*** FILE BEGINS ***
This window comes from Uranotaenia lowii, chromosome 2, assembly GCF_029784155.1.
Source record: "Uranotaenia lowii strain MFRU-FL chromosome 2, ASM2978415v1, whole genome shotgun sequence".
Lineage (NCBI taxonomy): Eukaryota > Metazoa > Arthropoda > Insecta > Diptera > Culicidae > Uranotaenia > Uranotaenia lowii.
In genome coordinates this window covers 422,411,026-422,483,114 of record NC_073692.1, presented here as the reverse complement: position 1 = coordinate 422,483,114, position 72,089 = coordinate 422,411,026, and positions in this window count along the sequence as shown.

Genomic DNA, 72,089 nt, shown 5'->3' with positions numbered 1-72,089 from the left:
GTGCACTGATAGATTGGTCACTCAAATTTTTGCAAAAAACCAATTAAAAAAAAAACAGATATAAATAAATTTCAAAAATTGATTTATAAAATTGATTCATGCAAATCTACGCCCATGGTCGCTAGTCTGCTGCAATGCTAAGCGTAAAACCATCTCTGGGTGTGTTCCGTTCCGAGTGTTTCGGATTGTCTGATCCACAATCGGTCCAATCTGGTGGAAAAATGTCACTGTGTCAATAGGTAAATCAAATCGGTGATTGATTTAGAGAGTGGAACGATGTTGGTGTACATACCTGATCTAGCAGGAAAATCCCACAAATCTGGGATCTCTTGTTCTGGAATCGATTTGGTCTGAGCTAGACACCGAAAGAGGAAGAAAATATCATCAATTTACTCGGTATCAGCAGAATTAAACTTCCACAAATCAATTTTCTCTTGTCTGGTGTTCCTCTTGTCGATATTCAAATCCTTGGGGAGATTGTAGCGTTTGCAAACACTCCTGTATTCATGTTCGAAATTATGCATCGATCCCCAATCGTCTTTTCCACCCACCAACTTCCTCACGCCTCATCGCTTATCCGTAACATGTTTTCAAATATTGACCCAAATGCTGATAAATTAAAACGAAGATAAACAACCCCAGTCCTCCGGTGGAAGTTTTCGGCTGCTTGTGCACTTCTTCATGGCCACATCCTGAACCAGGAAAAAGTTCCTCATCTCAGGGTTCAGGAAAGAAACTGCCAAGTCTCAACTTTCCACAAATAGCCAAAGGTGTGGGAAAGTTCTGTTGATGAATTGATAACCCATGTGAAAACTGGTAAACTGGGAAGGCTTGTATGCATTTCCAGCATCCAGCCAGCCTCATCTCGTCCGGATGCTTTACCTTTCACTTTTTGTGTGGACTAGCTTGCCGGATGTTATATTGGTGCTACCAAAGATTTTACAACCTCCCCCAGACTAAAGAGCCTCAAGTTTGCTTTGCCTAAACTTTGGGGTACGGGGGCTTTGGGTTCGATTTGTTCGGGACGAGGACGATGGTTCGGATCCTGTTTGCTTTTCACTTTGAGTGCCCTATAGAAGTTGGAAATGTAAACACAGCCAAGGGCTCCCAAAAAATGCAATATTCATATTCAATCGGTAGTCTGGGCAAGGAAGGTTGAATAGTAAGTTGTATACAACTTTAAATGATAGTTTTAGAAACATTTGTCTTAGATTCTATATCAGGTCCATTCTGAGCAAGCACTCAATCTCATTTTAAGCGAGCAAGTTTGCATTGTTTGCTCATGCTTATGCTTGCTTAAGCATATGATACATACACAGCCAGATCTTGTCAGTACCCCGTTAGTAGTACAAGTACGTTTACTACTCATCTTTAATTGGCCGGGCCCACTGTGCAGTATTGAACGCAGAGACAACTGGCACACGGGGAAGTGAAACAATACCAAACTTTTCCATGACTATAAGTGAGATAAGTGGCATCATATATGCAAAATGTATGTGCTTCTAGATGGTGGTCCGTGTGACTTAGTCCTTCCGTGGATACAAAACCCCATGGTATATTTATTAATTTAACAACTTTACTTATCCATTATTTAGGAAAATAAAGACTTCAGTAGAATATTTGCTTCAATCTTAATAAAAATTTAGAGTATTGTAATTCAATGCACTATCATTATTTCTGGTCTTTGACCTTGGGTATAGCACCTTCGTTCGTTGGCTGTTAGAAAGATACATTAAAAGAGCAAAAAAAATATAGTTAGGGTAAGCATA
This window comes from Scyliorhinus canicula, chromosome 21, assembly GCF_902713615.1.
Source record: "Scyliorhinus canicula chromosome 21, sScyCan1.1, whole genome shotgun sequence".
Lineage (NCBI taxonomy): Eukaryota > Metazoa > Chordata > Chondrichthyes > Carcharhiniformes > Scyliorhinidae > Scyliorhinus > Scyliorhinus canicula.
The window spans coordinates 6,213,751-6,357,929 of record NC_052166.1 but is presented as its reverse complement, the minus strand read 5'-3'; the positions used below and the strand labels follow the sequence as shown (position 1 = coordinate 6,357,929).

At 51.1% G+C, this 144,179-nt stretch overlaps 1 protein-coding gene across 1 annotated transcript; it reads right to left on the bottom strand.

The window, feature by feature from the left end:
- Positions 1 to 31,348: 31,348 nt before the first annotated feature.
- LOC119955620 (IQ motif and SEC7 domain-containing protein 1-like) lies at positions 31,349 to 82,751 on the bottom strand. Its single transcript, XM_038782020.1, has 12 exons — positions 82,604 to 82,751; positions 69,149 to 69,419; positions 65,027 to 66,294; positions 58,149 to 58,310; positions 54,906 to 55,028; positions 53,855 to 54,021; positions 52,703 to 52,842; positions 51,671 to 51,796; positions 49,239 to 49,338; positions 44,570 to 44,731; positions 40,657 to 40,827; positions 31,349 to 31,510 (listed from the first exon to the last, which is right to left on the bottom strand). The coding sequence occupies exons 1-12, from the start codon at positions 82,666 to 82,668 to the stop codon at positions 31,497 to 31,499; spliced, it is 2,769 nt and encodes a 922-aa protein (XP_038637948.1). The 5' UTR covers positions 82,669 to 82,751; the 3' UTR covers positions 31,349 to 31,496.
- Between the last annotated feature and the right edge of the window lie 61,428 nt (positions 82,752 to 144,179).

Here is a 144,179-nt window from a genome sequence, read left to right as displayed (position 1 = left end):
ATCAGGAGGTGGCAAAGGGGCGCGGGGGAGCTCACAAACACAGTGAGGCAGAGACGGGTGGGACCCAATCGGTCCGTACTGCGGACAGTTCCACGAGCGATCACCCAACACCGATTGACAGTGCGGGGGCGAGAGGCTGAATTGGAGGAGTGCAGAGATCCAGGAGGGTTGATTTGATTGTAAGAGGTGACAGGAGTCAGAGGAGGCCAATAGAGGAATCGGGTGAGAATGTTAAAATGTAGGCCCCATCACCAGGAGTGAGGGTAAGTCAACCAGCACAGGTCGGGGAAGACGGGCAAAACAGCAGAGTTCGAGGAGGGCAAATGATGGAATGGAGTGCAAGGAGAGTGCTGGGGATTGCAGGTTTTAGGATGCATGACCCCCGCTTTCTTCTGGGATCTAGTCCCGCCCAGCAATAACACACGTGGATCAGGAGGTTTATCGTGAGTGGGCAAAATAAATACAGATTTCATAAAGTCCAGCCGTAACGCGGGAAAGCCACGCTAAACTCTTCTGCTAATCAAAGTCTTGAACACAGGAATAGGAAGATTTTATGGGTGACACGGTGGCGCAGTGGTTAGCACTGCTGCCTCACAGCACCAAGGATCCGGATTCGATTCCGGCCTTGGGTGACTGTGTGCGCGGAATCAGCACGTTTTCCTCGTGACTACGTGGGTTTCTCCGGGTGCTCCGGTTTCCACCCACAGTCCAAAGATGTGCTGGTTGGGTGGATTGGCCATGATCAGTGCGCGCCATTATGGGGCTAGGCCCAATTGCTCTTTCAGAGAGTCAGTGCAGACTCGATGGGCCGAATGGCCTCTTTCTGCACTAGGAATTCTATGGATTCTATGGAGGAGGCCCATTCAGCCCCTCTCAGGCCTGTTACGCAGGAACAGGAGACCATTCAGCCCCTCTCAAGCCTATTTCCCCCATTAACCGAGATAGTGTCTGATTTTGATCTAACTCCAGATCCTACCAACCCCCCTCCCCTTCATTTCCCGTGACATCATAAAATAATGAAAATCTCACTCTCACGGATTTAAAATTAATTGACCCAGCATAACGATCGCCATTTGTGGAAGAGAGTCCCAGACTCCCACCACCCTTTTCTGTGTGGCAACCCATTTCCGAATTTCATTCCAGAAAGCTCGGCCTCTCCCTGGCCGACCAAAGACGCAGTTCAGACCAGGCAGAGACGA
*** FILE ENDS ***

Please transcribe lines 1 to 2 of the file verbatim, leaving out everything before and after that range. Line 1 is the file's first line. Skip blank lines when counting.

This window comes from Uranotaenia lowii, chromosome 2, assembly GCF_029784155.1.
Source record: "Uranotaenia lowii strain MFRU-FL chromosome 2, ASM2978415v1, whole genome shotgun sequence".